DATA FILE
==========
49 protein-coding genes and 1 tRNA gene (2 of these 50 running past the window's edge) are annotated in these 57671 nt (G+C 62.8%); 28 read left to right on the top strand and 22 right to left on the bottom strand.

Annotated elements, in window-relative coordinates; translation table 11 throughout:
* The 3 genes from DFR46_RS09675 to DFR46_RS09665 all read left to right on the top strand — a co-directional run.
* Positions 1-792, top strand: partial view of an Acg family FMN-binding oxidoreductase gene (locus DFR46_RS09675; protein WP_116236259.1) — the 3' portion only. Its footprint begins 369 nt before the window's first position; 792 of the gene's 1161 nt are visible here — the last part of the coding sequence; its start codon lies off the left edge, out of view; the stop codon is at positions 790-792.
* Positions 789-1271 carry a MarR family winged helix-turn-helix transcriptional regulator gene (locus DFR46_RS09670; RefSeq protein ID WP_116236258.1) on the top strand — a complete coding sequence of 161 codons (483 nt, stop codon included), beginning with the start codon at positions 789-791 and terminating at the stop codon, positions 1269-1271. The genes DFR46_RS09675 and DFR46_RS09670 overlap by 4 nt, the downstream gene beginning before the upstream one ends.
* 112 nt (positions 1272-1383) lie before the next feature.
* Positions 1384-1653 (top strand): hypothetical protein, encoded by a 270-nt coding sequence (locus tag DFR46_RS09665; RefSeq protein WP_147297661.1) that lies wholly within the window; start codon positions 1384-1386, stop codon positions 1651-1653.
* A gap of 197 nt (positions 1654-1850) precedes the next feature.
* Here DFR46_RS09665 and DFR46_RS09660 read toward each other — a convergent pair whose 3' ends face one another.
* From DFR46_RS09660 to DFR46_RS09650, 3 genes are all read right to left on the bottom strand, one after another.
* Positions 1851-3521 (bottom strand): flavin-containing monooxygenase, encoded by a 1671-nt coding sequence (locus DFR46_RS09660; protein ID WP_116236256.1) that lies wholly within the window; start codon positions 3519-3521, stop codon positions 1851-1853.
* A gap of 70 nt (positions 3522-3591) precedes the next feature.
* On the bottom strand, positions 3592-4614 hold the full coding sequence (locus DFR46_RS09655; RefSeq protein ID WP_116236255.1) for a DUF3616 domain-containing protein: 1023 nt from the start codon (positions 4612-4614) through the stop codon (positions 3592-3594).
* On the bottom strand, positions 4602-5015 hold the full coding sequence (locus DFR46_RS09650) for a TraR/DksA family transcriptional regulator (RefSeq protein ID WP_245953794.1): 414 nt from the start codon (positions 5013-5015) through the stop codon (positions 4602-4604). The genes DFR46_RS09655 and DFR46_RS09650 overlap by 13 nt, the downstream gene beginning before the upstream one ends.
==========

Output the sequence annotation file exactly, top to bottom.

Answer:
49 protein-coding genes and 1 tRNA gene (2 of these 50 running past the window's edge) are annotated in these 57671 nt (G+C 62.8%); 28 read left to right on the top strand and 22 right to left on the bottom strand.

Annotated elements, in window-relative coordinates; translation table 11 throughout:
* The 3 genes from DFR46_RS09675 to DFR46_RS09665 all read left to right on the top strand — a co-directional run.
* Positions 1-792, top strand: partial view of an Acg family FMN-binding oxidoreductase gene (locus DFR46_RS09675; protein WP_116236259.1) — the 3' portion only. Its footprint begins 369 nt before the window's first position; 792 of the gene's 1161 nt are visible here — the last part of the coding sequence; its start codon lies off the left edge, out of view; the stop codon is at positions 790-792.
* Positions 789-1271 carry a MarR family winged helix-turn-helix transcriptional regulator gene (locus DFR46_RS09670; RefSeq protein ID WP_116236258.1) on the top strand — a complete coding sequence of 161 codons (483 nt, stop codon included), beginning with the start codon at positions 789-791 and terminating at the stop codon, positions 1269-1271. The genes DFR46_RS09675 and DFR46_RS09670 overlap by 4 nt, the downstream gene beginning before the upstream one ends.
* 112 nt (positions 1272-1383) lie before the next feature.
* Positions 1384-1653 (top strand): hypothetical protein, encoded by a 270-nt coding sequence (locus tag DFR46_RS09665; RefSeq protein WP_147297661.1) that lies wholly within the window; start codon positions 1384-1386, stop codon positions 1651-1653.
* A gap of 197 nt (positions 1654-1850) precedes the next feature.
* Here DFR46_RS09665 and DFR46_RS09660 read toward each other — a convergent pair whose 3' ends face one another.
* From DFR46_RS09660 to DFR46_RS09650, 3 genes are all read right to left on the bottom strand, one after another.
* Positions 1851-3521 (bottom strand): flavin-containing monooxygenase, encoded by a 1671-nt coding sequence (locus DFR46_RS09660; protein ID WP_116236256.1) that lies wholly within the window; start codon positions 3519-3521, stop codon positions 1851-1853.
* A gap of 70 nt (positions 3522-3591) precedes the next feature.
* On the bottom strand, positions 3592-4614 hold the full coding sequence (locus DFR46_RS09655; RefSeq protein ID WP_116236255.1) for a DUF3616 domain-containing protein: 1023 nt from the start codon (positions 4612-4614) through the stop codon (positions 3592-3594).
* On the bottom strand, positions 4602-5015 hold the full coding sequence (locus DFR46_RS09650) for a TraR/DksA family transcriptional regulator (RefSeq protein ID WP_245953794.1): 414 nt from the start codon (positions 5013-5015) through the stop codon (positions 4602-4604). The genes DFR46_RS09655 and DFR46_RS09650 overlap by 13 nt, the downstream gene beginning before the upstream one ends.